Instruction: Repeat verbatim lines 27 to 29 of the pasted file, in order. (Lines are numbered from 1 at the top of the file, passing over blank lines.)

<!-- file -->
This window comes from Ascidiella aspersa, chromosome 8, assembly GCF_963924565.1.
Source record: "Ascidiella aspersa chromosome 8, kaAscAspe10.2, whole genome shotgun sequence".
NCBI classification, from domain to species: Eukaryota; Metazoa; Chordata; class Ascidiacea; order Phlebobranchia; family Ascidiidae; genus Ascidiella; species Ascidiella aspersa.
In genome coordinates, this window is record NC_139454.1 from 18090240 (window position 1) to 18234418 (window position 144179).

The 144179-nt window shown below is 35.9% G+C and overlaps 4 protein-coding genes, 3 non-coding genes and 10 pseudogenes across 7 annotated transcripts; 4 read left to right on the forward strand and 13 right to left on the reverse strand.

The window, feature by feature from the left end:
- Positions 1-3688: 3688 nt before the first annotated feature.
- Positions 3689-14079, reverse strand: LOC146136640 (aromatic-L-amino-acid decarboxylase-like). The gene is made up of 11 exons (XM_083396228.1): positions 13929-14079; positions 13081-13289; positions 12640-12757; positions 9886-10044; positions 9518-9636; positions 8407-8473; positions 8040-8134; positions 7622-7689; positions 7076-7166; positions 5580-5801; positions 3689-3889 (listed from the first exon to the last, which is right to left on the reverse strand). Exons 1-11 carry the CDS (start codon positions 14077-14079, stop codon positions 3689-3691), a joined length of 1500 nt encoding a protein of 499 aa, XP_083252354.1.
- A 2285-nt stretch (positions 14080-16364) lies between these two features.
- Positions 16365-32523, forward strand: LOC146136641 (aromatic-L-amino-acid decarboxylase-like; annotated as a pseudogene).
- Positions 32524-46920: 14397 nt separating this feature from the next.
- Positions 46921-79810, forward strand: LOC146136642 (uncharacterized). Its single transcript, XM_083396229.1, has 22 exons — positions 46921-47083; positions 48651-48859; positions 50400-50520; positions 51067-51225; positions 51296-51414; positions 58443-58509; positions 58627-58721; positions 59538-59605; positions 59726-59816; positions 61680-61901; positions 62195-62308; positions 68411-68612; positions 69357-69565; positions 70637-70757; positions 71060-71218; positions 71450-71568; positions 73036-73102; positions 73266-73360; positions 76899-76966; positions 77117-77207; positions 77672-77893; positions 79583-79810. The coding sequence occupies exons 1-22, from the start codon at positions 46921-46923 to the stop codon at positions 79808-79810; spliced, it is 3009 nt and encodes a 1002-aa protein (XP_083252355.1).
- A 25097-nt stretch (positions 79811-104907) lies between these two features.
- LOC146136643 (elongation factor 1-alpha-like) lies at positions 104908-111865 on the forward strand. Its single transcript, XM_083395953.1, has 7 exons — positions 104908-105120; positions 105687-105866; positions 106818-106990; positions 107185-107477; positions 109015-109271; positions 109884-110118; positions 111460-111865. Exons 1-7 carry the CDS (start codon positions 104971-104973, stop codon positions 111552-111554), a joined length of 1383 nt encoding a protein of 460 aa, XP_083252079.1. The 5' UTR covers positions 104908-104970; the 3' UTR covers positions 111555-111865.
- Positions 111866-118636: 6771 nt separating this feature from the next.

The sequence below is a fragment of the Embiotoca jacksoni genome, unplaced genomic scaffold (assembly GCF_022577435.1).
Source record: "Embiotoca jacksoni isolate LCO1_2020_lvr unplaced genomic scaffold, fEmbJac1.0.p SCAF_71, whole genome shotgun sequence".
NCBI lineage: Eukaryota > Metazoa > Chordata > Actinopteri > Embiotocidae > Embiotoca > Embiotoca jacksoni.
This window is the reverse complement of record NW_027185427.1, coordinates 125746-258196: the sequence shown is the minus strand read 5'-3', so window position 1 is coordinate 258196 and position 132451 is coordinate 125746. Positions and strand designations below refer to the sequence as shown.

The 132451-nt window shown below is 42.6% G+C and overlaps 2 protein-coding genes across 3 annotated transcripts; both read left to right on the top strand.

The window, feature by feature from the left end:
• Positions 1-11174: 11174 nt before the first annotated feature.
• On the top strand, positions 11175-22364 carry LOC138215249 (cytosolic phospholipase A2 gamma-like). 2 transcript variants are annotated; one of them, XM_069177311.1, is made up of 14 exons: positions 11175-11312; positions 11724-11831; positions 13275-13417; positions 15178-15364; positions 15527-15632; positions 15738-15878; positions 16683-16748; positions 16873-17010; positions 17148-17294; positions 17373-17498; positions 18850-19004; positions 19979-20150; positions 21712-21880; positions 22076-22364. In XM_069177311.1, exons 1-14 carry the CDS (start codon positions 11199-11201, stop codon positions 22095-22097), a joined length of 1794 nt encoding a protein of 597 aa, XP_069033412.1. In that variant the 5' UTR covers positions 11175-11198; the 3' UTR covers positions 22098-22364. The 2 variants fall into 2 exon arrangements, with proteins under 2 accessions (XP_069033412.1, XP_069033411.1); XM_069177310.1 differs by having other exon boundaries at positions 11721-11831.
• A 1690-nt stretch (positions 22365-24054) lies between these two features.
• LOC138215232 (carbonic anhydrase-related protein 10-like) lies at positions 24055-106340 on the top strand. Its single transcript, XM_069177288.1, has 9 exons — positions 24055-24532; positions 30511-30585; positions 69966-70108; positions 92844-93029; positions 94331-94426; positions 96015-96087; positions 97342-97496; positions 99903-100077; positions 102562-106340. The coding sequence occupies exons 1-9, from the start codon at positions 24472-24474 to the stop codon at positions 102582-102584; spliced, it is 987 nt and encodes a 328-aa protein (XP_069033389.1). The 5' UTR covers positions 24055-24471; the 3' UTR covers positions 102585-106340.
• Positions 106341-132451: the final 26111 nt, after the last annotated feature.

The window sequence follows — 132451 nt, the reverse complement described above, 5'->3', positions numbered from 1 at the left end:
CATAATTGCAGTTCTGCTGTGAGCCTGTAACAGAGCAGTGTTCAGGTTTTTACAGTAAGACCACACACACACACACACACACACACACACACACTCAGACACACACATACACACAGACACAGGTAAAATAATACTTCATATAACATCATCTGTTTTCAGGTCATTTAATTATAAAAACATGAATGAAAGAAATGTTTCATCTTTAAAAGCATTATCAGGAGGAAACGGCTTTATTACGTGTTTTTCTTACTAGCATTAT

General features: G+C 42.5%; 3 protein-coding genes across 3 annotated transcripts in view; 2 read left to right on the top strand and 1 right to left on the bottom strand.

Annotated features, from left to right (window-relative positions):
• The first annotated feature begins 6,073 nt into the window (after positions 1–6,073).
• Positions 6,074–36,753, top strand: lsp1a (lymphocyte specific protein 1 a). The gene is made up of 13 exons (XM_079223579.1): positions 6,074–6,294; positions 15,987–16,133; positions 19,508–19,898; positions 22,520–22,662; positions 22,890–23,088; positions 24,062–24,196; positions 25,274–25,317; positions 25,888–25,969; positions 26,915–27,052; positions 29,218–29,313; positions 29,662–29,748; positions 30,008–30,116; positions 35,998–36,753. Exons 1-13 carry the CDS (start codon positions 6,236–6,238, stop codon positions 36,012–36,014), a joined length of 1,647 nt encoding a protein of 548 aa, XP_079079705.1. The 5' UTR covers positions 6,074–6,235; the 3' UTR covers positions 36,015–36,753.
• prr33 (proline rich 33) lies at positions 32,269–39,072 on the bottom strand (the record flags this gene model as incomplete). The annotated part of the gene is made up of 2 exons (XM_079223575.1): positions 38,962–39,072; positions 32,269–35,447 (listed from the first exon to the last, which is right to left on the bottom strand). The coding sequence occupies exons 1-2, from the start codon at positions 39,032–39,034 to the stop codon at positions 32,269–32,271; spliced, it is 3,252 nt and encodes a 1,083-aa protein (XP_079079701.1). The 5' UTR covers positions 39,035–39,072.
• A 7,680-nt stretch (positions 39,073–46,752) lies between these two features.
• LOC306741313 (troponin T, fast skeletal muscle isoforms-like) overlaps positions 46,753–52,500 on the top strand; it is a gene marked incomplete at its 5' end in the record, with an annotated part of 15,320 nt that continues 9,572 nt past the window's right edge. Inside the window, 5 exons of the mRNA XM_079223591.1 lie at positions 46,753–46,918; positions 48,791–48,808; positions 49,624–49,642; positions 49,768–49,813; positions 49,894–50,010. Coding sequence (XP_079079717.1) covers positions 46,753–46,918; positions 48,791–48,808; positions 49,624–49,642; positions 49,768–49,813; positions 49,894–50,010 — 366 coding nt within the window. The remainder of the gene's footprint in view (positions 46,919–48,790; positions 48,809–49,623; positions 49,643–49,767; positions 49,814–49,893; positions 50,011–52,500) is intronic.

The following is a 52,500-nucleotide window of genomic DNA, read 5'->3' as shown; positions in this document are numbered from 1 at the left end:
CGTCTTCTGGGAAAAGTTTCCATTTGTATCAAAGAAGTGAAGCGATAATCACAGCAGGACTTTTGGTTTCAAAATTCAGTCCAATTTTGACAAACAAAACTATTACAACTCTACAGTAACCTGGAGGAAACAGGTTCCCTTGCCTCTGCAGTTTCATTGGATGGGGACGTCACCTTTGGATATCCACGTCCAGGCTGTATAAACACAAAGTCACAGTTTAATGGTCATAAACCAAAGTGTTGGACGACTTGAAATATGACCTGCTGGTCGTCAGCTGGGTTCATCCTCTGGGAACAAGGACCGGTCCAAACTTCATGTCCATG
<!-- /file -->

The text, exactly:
The window sequence follows — 132451 nt, the reverse complement described above, 5'->3', positions numbered from 1 at the left end:
CATAATTGCAGTTCTGCTGTGAGCCTGTAACAGAGCAGTGTTCAGGTTTTTACAGTAAGACCACACACACACACACACACACACACACACACACTCAGACACACACATACACACAGACACAGGTAAAATAATACTTCATATAACATCATCTGTTTTCAGGTCATTTAATTATAAAAACATGAATGAAAGAAATGTTTCATCTTTAAAAGCATTATCAGGAGGAAACGGCTTTATTACGTGTTTTTCTTACTAGCATTAT

General features: G+C 42.5%; 3 protein-coding genes across 3 annotated transcripts in view; 2 read left to right on the top strand and 1 right to left on the bottom strand.